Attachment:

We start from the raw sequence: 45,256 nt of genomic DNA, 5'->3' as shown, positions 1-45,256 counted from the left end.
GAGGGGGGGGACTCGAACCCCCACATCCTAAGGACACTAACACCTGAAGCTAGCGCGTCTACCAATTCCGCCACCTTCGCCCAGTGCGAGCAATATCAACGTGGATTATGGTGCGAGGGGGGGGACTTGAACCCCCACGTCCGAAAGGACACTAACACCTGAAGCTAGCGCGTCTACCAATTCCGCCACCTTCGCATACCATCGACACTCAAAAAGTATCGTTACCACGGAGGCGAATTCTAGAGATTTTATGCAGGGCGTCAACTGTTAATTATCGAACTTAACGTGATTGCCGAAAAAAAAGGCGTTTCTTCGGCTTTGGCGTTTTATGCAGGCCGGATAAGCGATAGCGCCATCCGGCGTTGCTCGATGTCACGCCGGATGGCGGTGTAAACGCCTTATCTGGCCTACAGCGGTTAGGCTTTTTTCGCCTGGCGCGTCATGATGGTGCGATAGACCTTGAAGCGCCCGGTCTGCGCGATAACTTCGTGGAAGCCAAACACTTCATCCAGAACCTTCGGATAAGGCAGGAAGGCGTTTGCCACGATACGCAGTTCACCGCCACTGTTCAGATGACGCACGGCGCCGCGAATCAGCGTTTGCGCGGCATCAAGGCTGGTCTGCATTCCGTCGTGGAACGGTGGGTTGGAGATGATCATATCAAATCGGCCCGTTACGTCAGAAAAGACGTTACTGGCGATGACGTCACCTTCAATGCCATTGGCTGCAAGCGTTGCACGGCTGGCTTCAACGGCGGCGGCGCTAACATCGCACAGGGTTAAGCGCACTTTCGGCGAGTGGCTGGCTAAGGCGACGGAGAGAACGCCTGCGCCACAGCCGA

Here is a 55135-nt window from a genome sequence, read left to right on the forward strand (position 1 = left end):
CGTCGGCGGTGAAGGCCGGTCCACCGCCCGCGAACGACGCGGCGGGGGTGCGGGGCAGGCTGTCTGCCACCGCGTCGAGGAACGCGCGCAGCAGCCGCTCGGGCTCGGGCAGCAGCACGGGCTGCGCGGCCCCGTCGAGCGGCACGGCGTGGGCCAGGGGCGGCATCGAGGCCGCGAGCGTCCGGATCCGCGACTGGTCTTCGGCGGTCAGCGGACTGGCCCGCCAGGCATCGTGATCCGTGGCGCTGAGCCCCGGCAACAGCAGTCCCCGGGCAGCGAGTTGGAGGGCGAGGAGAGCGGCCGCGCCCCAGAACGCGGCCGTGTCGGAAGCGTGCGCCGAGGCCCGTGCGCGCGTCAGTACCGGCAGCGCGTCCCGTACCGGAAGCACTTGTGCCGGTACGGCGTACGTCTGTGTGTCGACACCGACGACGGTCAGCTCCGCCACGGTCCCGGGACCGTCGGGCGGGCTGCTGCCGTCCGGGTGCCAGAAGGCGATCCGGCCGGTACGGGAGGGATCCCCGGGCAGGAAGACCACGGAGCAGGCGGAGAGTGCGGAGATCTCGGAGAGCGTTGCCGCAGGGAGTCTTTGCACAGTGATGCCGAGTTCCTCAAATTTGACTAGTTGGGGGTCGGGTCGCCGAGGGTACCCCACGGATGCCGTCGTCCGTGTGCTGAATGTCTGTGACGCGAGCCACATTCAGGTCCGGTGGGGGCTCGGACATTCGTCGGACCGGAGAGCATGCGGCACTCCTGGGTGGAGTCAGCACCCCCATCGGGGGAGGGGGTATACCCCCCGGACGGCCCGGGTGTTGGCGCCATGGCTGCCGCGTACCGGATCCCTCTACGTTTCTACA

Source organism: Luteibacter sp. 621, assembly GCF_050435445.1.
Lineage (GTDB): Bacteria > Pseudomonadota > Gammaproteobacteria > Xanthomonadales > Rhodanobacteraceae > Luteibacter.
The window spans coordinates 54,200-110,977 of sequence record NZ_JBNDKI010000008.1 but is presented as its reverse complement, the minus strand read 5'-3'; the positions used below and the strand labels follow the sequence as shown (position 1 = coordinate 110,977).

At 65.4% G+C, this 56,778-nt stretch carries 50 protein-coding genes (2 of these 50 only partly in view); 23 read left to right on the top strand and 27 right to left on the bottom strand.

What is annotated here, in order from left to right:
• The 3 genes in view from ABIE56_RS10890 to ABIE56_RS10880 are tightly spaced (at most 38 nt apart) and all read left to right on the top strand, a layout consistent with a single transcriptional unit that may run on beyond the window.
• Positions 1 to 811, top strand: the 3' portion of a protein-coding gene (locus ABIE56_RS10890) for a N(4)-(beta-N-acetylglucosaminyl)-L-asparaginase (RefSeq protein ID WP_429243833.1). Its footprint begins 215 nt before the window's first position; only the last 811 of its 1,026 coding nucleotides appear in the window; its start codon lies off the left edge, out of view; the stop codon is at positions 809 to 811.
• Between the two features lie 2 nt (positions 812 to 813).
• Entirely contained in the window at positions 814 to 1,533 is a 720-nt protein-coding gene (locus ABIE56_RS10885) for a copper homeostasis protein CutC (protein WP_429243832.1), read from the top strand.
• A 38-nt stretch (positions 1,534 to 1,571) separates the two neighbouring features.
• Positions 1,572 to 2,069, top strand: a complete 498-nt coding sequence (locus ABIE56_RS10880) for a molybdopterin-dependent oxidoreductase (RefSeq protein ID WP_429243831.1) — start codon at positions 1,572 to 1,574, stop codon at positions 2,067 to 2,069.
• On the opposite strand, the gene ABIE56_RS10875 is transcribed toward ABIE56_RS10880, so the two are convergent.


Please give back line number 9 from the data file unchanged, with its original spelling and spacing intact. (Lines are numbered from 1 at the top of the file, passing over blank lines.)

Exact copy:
What is annotated here, in order from left to right: